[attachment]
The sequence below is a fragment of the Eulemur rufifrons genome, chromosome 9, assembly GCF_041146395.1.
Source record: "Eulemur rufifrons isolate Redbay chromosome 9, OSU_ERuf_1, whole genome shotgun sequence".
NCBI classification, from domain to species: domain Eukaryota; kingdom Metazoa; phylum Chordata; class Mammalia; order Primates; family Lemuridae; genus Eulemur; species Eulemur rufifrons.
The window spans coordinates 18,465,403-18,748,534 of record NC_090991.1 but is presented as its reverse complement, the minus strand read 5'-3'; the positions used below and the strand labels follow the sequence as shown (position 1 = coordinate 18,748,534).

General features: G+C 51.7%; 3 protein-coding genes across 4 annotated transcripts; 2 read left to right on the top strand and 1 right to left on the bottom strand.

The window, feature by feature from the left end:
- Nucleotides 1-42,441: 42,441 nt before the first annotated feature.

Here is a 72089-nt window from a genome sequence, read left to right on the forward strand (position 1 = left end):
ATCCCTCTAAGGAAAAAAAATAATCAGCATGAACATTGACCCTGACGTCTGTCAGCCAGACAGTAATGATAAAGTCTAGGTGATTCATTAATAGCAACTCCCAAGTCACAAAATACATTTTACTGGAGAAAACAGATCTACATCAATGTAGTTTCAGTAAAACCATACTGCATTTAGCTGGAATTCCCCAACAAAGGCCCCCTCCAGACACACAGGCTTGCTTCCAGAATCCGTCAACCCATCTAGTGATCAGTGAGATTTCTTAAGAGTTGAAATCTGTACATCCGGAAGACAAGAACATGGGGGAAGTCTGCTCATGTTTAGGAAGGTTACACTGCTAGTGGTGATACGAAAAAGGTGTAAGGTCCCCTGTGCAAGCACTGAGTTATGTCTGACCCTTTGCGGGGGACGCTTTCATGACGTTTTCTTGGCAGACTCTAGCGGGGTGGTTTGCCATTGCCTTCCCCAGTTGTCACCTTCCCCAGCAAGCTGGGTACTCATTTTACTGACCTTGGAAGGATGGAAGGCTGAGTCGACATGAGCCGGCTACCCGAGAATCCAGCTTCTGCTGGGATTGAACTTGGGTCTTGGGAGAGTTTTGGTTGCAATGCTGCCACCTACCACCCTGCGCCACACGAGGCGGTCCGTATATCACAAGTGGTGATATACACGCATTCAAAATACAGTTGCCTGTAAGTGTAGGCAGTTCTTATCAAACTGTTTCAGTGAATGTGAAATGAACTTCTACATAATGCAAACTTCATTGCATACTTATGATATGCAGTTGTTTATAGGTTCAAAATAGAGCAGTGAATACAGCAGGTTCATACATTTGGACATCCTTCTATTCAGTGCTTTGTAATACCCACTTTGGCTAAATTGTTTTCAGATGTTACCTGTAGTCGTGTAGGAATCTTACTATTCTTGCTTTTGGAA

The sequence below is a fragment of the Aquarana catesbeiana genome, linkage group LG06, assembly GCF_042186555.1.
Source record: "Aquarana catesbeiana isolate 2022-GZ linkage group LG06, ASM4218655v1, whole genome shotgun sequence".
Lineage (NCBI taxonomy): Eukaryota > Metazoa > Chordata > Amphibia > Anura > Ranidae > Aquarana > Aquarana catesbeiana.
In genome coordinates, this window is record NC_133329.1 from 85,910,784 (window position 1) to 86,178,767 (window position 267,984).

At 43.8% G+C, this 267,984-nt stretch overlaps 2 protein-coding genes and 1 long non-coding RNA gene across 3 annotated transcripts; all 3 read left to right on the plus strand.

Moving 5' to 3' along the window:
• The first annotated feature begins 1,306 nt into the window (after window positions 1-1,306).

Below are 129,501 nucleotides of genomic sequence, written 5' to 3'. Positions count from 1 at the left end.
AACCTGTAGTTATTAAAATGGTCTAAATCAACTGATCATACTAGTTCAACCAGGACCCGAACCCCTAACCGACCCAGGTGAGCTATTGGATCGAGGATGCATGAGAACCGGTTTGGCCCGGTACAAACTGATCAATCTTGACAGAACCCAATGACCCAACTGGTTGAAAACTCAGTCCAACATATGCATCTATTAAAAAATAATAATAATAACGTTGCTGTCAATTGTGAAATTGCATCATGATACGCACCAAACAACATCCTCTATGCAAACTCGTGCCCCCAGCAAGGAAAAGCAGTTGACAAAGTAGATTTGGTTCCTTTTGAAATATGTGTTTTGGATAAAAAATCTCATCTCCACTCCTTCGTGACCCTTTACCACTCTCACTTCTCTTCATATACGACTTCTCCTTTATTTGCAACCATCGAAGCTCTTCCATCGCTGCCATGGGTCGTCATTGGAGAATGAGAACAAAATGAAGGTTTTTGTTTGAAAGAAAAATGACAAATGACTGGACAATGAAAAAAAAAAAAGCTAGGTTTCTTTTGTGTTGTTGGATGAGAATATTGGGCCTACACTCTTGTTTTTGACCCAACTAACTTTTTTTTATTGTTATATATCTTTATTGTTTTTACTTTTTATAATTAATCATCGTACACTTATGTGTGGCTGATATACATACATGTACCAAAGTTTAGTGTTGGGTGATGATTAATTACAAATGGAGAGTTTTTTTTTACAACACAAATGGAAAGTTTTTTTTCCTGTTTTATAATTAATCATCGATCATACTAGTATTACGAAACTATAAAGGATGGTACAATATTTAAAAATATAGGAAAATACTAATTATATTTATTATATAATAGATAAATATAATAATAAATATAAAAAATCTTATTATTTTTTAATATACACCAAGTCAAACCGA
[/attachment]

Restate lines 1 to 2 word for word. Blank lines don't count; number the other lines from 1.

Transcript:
The sequence below is a fragment of the Eulemur rufifrons genome, chromosome 9, assembly GCF_041146395.1.
Source record: "Eulemur rufifrons isolate Redbay chromosome 9, OSU_ERuf_1, whole genome shotgun sequence".